Steve Ditko, a Johnstown native and one of the co-creators of Spider-Man, has died at the age of 90, writes Andy Webster for The New York Times.
Along with artist Jack Kirby and writer/editor Stan Lee, Ditko was a central player at 1960s Marvel. He also helped with the early development of other signature Marvel characters, but his definitive character was Spider-Man.
Ditko was noted among fans and other professionals for his cinematic storytelling, and his philosophical convictions colored his work quite often.
The initial visual conception of Spider-Man came from Kirby, but was scrapped due to its similarities to the Fly. From there, the character’s origin was revamped and the character was given to Ditko to flesh out.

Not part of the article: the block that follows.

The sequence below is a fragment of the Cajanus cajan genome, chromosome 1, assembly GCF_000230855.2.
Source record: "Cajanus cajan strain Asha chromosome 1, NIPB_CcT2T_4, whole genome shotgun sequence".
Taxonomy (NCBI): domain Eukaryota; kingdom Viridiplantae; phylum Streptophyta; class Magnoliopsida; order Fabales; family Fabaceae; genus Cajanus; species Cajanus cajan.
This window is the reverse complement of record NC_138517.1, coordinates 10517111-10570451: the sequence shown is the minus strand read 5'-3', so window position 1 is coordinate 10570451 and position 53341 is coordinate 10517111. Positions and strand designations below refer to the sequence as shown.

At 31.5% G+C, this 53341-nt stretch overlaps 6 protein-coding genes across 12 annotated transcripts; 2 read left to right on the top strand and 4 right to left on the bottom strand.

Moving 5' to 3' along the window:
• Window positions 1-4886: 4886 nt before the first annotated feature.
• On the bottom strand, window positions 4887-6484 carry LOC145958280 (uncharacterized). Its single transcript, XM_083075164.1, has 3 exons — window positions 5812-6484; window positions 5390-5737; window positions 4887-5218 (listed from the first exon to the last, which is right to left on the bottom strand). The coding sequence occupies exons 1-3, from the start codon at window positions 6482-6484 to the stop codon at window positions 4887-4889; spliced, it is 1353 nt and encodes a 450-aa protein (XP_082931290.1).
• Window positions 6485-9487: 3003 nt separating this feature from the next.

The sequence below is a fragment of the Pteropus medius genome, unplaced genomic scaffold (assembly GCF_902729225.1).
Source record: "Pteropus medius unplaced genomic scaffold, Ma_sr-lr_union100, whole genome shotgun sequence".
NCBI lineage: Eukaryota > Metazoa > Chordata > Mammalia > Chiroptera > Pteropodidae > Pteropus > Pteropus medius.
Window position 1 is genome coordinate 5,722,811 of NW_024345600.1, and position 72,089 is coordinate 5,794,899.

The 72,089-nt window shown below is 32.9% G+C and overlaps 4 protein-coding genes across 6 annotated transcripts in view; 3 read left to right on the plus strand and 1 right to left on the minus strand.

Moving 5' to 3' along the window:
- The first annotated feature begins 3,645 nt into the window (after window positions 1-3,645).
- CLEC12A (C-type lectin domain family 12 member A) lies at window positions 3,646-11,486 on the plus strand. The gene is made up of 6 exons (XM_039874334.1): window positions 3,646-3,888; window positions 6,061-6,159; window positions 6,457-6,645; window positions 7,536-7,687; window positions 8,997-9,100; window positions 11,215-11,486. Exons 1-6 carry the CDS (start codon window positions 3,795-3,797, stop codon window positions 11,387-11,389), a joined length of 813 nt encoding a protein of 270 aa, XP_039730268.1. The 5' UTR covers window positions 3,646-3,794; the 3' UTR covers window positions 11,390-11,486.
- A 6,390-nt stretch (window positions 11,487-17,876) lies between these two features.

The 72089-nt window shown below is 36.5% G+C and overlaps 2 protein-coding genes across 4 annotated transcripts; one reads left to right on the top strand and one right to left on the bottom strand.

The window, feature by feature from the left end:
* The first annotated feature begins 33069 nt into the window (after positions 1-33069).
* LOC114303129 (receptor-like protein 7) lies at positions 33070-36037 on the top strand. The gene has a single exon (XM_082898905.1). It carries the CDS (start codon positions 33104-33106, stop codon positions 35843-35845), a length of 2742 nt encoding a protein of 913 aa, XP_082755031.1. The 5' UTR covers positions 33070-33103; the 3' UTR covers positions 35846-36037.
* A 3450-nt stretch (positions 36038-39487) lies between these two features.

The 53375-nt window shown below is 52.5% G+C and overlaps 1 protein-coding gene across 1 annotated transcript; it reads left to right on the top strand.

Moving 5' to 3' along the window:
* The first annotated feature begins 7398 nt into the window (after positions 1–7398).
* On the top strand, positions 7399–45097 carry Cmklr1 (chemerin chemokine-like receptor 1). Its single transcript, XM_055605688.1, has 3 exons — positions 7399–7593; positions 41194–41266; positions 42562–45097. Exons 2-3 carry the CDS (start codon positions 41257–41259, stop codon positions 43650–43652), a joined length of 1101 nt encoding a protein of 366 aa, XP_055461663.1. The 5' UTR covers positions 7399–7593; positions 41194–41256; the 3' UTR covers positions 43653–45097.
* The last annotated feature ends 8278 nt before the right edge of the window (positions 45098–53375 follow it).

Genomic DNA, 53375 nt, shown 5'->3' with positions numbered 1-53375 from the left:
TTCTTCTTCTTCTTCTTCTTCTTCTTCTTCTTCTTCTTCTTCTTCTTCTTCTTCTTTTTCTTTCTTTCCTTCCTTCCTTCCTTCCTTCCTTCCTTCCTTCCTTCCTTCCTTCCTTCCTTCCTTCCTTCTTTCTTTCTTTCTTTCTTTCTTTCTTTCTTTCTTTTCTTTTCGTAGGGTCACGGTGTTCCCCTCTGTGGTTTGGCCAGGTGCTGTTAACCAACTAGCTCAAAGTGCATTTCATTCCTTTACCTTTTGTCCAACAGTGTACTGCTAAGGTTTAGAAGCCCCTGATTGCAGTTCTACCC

Ditko ran with the character and soon Spider-Man became so popular that it got its own comic, which Ditcko ended up inking and largely plotting from 1963 to 1966. He also helped create some of the publishing giant’s most famous villains, including the Green Goblin and Dr. Octopus.
He was inducted into the Jack Kirby Hall of Fame in 1990, as well as the Will Eisner Hall of Fame four years later.
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